Polishing Granite to Maintain that Original Shine
Many homeowners install granite or marble countertops and vanities for their durability and to add more value to the home. But in the end, nothing beats the most visible benefit — that rich shine and luster right after the workmen install the new natural stone. It’s that gorgeous shine homeowners desire to maintain. For some, their lustrous granite or marble surfaces are the envy of dinner guests. For others, it’s a feeling of frustration and disappointment, most likely due to lack of knowledge and education on maintaining the life and beauty of natural stone. While literally solid as a rock, natural stone isn’t impervious to wear and tear, and it requires correct and regular care and maintenance. It’s important to understand the shine on granite is not from applying a wax, but a natural shine that goes through a rigorous process. Quarried from the earth’s surface using a combination of diamond wire cables, drills and even dynamite, these stone blocks weigh in at around 40,000 pounds.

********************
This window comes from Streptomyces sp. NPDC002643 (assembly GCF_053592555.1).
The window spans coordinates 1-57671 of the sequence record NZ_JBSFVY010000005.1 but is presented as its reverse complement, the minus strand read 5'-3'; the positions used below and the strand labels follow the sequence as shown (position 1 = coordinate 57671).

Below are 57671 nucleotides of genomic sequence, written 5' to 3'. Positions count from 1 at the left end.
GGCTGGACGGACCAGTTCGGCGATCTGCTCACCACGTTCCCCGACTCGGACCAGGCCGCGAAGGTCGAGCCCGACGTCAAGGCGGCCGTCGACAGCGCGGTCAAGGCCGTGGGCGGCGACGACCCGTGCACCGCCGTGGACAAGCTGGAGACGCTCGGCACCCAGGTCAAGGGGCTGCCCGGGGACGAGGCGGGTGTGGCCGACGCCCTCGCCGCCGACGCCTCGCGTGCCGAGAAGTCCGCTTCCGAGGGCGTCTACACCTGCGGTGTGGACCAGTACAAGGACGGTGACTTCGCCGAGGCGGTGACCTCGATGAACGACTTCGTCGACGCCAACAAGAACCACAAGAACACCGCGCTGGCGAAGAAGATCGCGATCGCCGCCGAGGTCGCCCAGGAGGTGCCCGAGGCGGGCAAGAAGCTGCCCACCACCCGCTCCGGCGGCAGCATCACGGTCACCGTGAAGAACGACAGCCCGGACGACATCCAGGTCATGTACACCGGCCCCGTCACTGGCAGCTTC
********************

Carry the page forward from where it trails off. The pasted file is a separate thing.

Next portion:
The blocks are then taken to a factory for processing. A giant gang saw using diamond blades slices the blocks into a calibrated thickness similar to a giant bread slicer. The next step is over to a polishing line where they pass under diamond polishing heads that apply thousands of pounds of pressure per square inch. Here, finer and finer grits bring out the natural polish of the stone. From there the slabs are bundled and shipped to your local stone manufacturer and installer to be further cut to a homeowner’s needs. It’s this factory finish that enhances their inherent characteristics — veins, swirls, crystals — prior to installations in kitchens and baths. There are two common routes to pursue to maintain natural stone’s durability and to ensure that brilliant shine persists. One option is contracting with a stone restoration specialist. These professionals can clean, seal and polish your natural stone. This does, however, come with a formidable price tag — north of $250 to $500 a visit. A more palatable option is the do-it-yourself route. There’s a lower price tag, less than $50, with more of an investment in a homeowner’s time and attention. Read the full story about Caring for Your Stone Surfaces, which is circulating throughout the U.S. in newspapers, magazines and online news outlets.